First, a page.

“Even more disheartening was the rumor that the Virginia Tech gunman had trained to shoot into the ground,” Hendry said. “It became fairly obvious that he knew where his targets were going to be when he started pulling the trigger.”

Aside from being rigid, inflexible and predictable, current school lockdown protocols for active shooter events were never designed for most American schools’ infrastructure. They were developed for Southern California schools in response to drive-by shootings and street-level crime in the 1960s. Such events usually lasted only a few minutes outside the building perimeters. Lights off, curtains drawn and quiet classrooms would ensure that threats outside of the building could not accurately pinpoint and locate targets.

There is one significant difference between schools in southern California and most other schools around America: the infrastructure of the building. Southern California schools are open-air, with hallways, dining areas and gym facilities outside between indoor classrooms and office modules. Not all schools are in such temperate climates and have entirely enclosed buildings. This factor is the most important when determining what tactics will be used in the case of an active shooter event.

At Northwood High School, we have a more open infrastructure that is largely outdoors,” explained Brooklyn Quan, senior at Northwood High School in Irvine, California. “That makes running and escaping a much more viable option because there are many pathways to take not directly connected to buildings. We are encouraged to escape, especially during times when we are outside or during breaks because it is easier for a crowd to disperse and exit the main campus than to converge into buildings which may make things chaotic.”

Those tactics developed for open-infrastructure in enclosed buildings could cause more harm than good. If everyone tried to evacuate in an enclosed building at the same time through only a few exits, people would be forced to be funneled through doors, making them sit ducks if the shooter happened across them. If this were to be implemented at Stillwater Area High School, careful logistical planning would be needed to ensure a speedy and efficient evacuation.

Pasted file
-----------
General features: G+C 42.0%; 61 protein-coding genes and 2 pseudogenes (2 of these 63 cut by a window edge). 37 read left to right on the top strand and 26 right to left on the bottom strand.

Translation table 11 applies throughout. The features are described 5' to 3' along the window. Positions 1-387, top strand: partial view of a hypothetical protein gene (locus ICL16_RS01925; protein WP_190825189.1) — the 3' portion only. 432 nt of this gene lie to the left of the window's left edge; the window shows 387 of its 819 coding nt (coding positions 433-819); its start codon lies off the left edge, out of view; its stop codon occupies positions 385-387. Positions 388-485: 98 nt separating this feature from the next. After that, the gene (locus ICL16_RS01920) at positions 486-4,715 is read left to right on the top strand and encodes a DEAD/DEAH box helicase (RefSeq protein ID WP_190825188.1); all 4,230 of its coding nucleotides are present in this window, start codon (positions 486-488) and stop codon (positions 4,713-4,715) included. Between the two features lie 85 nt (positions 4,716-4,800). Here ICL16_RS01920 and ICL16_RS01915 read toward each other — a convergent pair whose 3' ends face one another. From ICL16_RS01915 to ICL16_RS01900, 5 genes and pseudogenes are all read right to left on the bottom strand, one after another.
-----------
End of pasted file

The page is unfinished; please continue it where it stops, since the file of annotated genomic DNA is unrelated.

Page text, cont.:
SAHS is unique even amongst closed-in structure schools because there is no way to separate parts of the building from one another. Apart from the Pony Athletics Center, all SAHS is connected via hallways. The high school effectively becomes a closed system in the case of an active school shooting since the shooter could access all areas of the school unrestricted.

 “Most school buildings have some kind of big, almost fire doors type thing that could lock in the event of a lockdown, and it kind of partitions off sections of the building,” Principal Robert Bach explained.

Protocols to active shooters must be revised

Considering that traditional lockdown procedures are outdated and designed for a vastly different situation than what they are currently used for, it should be the highest priority of all parties concerned to redesign how schools approach active shooter lockdowns. It has been proven over and over that passive responses are not the most effective method when dealing with active shooters.

The FBI and the Department of Homeland Security suggest that institutions adopt a more flexible response to active shooter events. “Active Shooter – How to Respond” by the Department of Homeland Security lists “evacuation,” “hide out,” and “take action against the shooter” in order as priorities for keeping oneself safe during an active shooter event.

It should be mentioned that an evacuation of the building would cause chaos and could make law enforcement’s job more confusing and complicated. However, the highest priority of any active shooter plan should be to ensure that no one is injured or killed. If getting everyone out of the building is the safest option, schools should start developing an efficient and organized evacuation plan.

The protocols for active shooter events should be adaptable and efficient so that as many people as possible are removed from the presence of gun violence. As active shooter events around the country become more prevalent, schools should work with law enforcement and other experts to promptly revise their responses to active shooter events.